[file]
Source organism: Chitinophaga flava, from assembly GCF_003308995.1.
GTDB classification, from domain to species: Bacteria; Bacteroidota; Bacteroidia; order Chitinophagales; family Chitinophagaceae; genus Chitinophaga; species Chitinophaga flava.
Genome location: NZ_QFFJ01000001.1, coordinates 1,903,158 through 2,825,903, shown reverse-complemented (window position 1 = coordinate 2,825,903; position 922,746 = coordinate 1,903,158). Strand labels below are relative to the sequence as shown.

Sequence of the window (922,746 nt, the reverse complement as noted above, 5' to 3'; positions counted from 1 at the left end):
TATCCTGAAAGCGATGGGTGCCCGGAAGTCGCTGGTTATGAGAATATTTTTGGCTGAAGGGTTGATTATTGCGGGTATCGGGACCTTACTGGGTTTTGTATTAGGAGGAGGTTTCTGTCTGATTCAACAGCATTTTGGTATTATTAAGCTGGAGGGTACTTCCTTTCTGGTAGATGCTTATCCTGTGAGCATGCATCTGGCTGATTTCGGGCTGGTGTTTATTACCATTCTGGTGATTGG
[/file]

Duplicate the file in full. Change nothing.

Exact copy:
Source organism: Chitinophaga flava, from assembly GCF_003308995.1.
GTDB classification, from domain to species: Bacteria; Bacteroidota; Bacteroidia; order Chitinophagales; family Chitinophagaceae; genus Chitinophaga; species Chitinophaga flava.
Genome location: NZ_QFFJ01000001.1, coordinates 1,903,158 through 2,825,903, shown reverse-complemented (window position 1 = coordinate 2,825,903; position 922,746 = coordinate 1,903,158). Strand labels below are relative to the sequence as shown.

Sequence of the window (922,746 nt, the reverse complement as noted above, 5' to 3'; positions counted from 1 at the left end):
TATCCTGAAAGCGATGGGTGCCCGGAAGTCGCTGGTTATGAGAATATTTTTGGCTGAAGGGTTGATTATTGCGGGTATCGGGACCTTACTGGGTTTTGTATTAGGAGGAGGTTTCTGTCTGATTCAACAGCATTTTGGTATTATTAAGCTGGAGGGTACTTCCTTTCTGGTAGATGCTTATCCTGTGAGCATGCATCTGGCTGATTTCGGGCTGGTGTTTATTACCATTCTGGTGATTGG